In stark contrast to the FEAST findings, guidelines for managing sepsis and septic shock call for aggressive fluid resuscitation: 60 cc/kg in children per the American College of Critical Care Medicine (Crit Care Med 2009;37[2]:666) and at least 20 cc/kg in adults according to the Surviving Sepsis campaign (Crit Care Med 2008;36[1]:296). As the FEAST results remind us, aggressive fluid resuscitation in some patients may be harmful, leading to pulmonary edema, cerebral edema, electrolyte disturbances, or worsening anemia (as in these patients with malarial illness).

Closer to home, children with primary CNS infections or severe pneumonia as the basis for sepsis may not tolerate fluid boluses due to high levels of antidiuretic hormone. Aggressive fluid therapy also may lead to worsening respiratory function in the short term, and it must be carried out in a setting that can initiate and maintain mechanical ventilation safely. Finally, children with diabetic ketoacidosis should be treated carefully with intravenous fluids because high volumes of IV fluid administration may be associated with higher rates of cerebral edema. The American Diabetes Association's consensus recommendation is that children in DKA, without hypotension, receive no more than 10 cc/kg of initial normal saline bolus. (Diabetes Care 2006;29[5]:1150).

The results of the FEAST trial may be extremely relevant for developing resource-limited protocols for sick febrile children with malaria and severe anemia. These results are simply not applicable to patients in emergency departments in more economically developed countries, however. The emergency physician treating the febrile child with signs of impaired perfusion, such as sepsis, should still administer intravenous fluid up to 60 cc/kg to reverse early shock, as recommended by expert guidelines.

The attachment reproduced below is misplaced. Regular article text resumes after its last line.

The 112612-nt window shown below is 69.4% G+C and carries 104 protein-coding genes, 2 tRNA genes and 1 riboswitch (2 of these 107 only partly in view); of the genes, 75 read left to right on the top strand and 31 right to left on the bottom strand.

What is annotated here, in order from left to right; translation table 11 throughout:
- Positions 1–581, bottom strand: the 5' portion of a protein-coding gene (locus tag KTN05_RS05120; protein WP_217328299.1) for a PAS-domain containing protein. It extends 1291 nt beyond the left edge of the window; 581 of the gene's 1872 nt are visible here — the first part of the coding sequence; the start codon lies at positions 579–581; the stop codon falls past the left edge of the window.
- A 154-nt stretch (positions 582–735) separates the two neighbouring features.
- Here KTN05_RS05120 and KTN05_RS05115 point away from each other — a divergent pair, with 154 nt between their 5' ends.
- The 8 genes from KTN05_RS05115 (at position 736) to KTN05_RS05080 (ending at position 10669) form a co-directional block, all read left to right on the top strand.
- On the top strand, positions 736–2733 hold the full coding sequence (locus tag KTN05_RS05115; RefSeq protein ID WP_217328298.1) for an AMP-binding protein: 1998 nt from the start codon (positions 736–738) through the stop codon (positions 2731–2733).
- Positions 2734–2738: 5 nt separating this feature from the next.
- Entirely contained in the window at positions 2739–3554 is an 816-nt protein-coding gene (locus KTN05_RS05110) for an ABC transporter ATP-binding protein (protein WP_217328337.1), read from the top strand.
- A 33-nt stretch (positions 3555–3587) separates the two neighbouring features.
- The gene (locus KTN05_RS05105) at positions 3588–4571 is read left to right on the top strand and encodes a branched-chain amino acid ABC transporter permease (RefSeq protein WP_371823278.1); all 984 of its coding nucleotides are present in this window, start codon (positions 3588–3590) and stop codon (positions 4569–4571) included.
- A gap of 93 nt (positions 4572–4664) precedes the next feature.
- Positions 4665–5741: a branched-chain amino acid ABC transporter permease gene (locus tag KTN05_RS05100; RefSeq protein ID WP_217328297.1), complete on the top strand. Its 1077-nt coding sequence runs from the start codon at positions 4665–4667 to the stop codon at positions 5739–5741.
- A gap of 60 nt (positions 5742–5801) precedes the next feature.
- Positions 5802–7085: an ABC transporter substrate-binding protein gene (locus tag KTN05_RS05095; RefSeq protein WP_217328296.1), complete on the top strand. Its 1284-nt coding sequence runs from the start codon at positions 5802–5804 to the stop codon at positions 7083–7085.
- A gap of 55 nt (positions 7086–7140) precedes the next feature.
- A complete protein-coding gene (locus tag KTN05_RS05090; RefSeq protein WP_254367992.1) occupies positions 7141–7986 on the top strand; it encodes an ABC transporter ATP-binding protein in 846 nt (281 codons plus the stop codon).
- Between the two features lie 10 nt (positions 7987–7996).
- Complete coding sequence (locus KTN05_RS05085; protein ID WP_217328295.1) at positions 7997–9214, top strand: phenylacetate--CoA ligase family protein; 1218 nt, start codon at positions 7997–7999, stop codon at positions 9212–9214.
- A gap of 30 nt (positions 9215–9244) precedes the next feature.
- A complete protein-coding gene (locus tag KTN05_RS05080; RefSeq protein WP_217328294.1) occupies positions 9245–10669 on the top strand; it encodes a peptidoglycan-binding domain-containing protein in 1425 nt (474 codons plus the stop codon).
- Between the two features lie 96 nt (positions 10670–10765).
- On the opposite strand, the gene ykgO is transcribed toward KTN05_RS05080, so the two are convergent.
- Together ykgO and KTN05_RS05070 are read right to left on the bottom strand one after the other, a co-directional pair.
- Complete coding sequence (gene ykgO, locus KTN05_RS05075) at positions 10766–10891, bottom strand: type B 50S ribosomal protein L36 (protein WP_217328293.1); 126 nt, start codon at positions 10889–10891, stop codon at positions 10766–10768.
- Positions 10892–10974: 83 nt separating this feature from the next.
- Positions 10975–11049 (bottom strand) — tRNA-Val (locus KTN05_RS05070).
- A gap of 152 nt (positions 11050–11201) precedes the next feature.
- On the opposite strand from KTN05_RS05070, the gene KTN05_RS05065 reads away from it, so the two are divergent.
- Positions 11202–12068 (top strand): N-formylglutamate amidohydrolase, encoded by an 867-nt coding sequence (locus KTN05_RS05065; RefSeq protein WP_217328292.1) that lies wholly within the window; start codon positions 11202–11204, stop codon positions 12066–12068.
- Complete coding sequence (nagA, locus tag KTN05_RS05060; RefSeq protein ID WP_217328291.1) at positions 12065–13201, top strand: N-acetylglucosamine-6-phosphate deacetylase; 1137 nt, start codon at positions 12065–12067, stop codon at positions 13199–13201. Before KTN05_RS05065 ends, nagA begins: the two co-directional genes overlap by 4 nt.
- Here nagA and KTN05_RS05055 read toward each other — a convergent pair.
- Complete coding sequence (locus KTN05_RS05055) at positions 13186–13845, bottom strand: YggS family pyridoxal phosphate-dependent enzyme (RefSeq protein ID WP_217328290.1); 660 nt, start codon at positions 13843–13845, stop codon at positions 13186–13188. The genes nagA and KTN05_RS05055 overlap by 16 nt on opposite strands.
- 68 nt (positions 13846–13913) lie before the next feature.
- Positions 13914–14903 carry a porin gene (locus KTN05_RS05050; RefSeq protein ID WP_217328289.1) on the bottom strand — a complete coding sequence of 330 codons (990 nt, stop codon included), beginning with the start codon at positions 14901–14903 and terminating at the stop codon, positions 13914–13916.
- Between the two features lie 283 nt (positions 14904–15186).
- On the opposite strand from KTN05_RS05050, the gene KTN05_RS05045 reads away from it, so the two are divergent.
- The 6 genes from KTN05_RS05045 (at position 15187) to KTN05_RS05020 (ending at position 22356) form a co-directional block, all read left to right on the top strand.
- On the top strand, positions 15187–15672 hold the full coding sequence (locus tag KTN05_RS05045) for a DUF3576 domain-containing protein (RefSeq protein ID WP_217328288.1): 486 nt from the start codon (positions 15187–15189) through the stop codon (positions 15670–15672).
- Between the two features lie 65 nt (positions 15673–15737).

Along with selecting and administering appropriate antibiotics and identifying and treating end-organ dysfunction such as respiratory failure, administering IV fluids early remains at the core of the emergency physician's role in treating sepsis. Special cases where aggressive fluid administration may be harmful, such as severe anemia, DKA, and severe CNS infection, should be managed with an appropriate specialist, and emergency physicians should use additional monitoring to guide fluid management.

Dr. Lundberg is an assistant clinical professor of medicine at the David Geffen School of Medicine at the University of California at Los Angeles, the associate program director of the UCLA Emergency Medicine/Internal Medicine Residency, and the assistant medical director of emergency medicine at Olive View-UCLA Medical Center. Luis Lovato, MD, serves as the medical editor for this column. He is an associate professor at the David Geffen School of Medicine at UCLA, the director of critical care in emergency medicine at Olive View-UCLA Medical Center, the co-chair for the Emergency Medicine Best Practices Committee for the Los Angeles County Department of Health Services, and an instructor for the National MegaLLSA Review Course (www.megallsa.com).

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© 2011 Lippincott Williams & Wilkins, Inc.